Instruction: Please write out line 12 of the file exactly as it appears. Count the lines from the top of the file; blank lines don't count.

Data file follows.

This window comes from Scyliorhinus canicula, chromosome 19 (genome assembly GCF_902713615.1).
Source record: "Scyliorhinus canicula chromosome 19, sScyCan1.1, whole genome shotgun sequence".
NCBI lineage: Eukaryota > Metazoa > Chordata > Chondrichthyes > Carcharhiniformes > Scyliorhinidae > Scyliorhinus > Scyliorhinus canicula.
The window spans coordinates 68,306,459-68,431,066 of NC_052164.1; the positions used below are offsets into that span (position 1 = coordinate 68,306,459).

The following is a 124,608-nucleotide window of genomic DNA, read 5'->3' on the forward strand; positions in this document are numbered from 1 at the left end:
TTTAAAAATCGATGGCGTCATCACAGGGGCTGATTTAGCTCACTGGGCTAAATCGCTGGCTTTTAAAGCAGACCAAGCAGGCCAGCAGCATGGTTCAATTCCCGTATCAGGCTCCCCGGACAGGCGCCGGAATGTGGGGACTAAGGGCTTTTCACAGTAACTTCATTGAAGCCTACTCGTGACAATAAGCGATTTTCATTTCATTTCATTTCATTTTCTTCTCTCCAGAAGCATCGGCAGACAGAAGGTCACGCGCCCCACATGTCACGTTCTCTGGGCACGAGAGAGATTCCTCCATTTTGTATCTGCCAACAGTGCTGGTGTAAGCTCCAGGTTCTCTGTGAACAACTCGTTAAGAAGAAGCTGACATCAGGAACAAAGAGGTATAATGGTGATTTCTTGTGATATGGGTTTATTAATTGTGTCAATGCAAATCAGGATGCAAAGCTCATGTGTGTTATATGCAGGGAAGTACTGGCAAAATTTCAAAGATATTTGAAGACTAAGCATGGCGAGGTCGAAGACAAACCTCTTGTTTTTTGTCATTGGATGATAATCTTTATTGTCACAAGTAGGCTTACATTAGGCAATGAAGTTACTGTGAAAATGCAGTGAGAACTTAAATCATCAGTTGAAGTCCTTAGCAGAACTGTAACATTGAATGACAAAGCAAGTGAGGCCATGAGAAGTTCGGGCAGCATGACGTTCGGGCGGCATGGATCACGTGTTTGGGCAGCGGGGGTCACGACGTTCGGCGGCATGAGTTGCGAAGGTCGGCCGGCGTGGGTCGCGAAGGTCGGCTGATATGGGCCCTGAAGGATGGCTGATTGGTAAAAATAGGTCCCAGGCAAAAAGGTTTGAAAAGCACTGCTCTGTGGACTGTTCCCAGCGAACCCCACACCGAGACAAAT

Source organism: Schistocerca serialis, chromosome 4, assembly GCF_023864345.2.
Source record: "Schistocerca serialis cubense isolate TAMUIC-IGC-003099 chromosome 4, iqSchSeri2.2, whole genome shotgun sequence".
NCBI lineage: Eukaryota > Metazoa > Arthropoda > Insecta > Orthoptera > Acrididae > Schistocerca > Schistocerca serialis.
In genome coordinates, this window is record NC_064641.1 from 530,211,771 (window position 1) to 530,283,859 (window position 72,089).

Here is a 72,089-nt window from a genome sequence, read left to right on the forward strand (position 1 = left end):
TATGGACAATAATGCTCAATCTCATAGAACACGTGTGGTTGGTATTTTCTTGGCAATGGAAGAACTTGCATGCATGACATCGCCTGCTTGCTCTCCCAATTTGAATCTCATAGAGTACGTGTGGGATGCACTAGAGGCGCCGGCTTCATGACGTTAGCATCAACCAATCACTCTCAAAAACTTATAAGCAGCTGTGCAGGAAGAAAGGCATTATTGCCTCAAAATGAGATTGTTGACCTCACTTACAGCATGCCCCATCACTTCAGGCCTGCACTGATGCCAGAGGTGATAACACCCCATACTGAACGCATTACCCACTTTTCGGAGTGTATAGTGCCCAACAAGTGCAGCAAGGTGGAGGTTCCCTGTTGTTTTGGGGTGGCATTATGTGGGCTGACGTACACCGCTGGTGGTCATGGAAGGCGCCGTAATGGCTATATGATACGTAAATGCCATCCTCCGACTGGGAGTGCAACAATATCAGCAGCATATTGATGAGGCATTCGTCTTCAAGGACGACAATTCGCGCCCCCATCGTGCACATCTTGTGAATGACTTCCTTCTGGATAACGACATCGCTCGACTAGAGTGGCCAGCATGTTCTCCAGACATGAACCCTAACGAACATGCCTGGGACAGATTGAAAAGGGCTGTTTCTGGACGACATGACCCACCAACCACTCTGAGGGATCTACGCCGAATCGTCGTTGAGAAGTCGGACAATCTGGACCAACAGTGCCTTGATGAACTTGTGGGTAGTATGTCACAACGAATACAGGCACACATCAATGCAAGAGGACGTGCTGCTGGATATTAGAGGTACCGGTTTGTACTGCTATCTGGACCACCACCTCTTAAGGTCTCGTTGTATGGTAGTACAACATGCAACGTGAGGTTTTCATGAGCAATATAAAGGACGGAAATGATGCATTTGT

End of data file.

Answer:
TATGGACAATAATGCTCAATCTCATAGAACACGTGTGGTTGGTATTTTCTTGGCAATGGAAGAACTTGCATGCATGACATCGCCTGCTTGCTCTCCCAATTTGAATCTCATAGAGTACGTGTGGGATGCACTAGAGGCGCCGGCTTCATGACGTTAGCATCAACCAATCACTCTCAAAAACTTATAAGCAGCTGTGCAGGAAGAAAGGCATTATTGCCTCAAAATGAGATTGTTGACCTCACTTACAGCATGCCCCATCACTTCAGGCCTGCACTGATGCCAGAGGTGATAACACCCCATACTGAACGCATTACCCACTTTTCGGAGTGTATAGTGCCCAACAAGTGCAGCAAGGTGGAGGTTCCCTGTTGTTTTGGGGTGGCATTATGTGGGCTGACGTACACCGCTGGTGGTCATGGAAGGCGCCGTAATGGCTATATGATACGTAAATGCCATCCTCCGACTGGGAGTGCAACAATATCAGCAGCATATTGATGAGGCATTCGTCTTCAAGGACGACAATTCGCGCCCCCATCGTGCACATCTTGTGAATGACTTCCTTCTGGATAACGACATCGCTCGACTAGAGTGGCCAGCATGTTCTCCAGACATGAACCCTAACGAACATGCCTGGGACAGATTGAAAAGGGCTGTTTCTGGACGACATGACCCACCAACCACTCTGAGGGATCTACGCCGAATCGTCGTTGAGAAGTCGGACAATCTGGACCAACAGTGCCTTGATGAACTTGTGGGTAGTATGTCACAACGAATACAGGCACACATCAATGCAAGAGGACGTGCTGCTGGATATTAGAGGTACCGGTTTGTACTGCTATCTGGACCACCACCTCTTAAGGTCTCGTTGTATGGTAGTACAACATGCAACGTGAGGTTTTCATGAGCAATATAAAGGACGGAAATGATGCATTTGT